Canada and Denmark End Their Arctic Whisky War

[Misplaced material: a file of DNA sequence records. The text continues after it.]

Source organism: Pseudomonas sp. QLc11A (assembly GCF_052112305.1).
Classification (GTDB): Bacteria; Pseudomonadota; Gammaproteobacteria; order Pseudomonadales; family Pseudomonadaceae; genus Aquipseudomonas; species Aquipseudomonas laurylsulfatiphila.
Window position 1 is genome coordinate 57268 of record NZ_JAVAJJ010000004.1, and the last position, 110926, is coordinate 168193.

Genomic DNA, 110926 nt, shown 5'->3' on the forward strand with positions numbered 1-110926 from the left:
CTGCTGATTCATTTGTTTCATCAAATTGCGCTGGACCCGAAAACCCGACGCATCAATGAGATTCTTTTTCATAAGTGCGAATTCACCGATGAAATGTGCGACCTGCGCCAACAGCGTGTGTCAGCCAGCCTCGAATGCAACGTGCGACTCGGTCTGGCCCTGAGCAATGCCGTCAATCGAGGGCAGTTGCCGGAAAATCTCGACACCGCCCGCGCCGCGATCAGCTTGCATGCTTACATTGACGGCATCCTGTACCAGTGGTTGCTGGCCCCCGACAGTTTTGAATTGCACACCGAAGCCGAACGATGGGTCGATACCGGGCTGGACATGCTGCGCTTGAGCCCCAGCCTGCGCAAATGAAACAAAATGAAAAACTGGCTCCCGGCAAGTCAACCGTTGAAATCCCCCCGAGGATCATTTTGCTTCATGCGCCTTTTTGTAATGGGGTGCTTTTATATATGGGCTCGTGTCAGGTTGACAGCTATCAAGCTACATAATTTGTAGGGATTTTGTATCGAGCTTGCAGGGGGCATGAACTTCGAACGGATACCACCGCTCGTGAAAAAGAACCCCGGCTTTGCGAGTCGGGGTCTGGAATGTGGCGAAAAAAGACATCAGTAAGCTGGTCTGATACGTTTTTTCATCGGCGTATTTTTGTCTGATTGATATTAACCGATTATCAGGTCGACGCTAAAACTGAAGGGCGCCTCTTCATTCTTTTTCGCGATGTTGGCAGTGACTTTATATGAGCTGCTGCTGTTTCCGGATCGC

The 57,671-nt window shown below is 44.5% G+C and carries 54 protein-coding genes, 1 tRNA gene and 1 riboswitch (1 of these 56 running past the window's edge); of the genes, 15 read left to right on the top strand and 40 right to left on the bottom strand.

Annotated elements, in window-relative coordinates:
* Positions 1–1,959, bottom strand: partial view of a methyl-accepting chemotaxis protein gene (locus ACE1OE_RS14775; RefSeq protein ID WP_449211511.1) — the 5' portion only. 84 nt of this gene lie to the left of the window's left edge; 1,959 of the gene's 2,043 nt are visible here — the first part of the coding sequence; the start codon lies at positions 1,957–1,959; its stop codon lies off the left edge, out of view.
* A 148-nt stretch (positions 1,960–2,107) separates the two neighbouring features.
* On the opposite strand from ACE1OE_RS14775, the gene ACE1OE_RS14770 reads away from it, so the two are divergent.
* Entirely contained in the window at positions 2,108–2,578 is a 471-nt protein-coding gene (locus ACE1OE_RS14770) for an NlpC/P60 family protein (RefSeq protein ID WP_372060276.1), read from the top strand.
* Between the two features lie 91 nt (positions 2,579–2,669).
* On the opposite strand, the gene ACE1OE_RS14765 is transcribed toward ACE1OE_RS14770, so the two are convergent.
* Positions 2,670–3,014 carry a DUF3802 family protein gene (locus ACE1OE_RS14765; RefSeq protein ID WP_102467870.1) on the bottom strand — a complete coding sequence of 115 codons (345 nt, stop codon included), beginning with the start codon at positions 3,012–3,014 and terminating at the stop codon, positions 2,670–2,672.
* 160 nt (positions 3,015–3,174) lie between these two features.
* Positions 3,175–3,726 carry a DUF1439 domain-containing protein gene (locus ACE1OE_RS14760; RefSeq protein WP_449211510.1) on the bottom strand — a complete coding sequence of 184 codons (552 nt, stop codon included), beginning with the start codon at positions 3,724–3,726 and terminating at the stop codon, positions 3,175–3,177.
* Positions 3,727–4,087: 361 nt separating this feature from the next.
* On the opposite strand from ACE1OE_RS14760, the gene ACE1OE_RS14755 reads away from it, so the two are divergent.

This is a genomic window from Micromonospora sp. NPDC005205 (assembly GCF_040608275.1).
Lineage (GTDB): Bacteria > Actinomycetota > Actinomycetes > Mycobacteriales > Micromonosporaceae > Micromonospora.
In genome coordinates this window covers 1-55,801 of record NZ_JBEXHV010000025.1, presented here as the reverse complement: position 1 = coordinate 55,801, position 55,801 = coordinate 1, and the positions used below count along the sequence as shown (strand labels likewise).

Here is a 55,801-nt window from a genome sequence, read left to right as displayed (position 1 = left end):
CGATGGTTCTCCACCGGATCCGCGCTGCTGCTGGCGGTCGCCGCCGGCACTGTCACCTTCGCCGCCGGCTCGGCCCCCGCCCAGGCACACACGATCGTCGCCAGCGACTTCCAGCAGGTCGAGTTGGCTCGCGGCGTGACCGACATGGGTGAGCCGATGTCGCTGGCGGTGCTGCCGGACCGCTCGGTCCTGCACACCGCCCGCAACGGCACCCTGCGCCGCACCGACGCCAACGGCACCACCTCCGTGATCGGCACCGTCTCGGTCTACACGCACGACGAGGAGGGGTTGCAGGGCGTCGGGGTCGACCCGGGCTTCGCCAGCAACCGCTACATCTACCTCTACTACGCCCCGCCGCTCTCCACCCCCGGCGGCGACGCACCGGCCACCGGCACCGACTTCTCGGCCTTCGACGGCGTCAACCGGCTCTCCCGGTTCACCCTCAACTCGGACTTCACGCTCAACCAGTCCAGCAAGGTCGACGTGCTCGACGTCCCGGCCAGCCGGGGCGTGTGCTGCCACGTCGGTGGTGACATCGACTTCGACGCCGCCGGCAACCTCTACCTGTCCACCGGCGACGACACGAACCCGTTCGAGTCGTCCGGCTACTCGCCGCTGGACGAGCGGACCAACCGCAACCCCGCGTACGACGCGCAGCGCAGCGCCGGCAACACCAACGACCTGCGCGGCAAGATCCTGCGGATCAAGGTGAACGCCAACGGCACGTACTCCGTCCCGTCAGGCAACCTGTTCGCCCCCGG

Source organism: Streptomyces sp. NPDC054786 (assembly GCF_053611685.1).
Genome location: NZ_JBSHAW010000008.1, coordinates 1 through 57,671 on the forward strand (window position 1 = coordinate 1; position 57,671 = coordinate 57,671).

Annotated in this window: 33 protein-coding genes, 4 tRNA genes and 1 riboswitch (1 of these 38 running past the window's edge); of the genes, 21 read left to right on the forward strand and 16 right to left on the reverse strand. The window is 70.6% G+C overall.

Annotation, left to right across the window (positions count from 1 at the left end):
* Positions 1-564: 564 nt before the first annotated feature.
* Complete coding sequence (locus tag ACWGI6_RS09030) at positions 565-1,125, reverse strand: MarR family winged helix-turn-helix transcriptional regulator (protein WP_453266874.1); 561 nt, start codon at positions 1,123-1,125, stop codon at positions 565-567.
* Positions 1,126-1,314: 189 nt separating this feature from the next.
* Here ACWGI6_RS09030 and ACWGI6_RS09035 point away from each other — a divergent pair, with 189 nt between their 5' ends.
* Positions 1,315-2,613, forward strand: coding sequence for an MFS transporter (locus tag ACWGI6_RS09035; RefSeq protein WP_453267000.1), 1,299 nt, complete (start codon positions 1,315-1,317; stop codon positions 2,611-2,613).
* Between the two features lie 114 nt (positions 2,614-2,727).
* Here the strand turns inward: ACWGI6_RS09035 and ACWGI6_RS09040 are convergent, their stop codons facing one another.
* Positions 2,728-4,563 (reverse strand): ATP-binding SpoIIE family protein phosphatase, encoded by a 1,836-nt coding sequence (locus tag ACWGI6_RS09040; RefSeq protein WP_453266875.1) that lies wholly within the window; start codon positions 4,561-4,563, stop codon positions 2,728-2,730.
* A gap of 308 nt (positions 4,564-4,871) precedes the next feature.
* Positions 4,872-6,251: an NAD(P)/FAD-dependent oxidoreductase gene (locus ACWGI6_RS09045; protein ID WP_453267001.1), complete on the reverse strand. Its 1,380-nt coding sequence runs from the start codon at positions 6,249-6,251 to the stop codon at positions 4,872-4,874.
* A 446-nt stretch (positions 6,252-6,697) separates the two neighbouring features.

Hans Island is a desolate, kidney-shaped piece of rock in the Arctic. For for 49 years it’s been the source of a rare territorial dispute for Canada because it sits right in the middle of the international boundary between Canada and Greenland, an autonomous territory of Denmark. Over the decades, the dispute between Canada and Denmark has been fought in often whimsical ways. Since Canadian troops began visiting the island in 1984 to plant maple leaf flags and leave behind bottles of Canadian whisky, Danes have been regularly dropping in to replace the whisky and Canadian flags with schnapps and Danish flags. Even cabinet members from both countries have visited the island by helicopter to assert their nations’ competing claims and survey the rock they claim to govern. Finally, the long-running and largely benign diplomatic impasse has reached an end. Canada and Denmark have signed an agreement that formally defines the Arctic marine boundary and settles the question of Hans Island’s ownership. The island will be split, with 60% of the rock becoming Denmark and the remaining 40% becoming Canada. According to Canadian foreign minister Mélanie Joly, “It was the friendliest of wars.”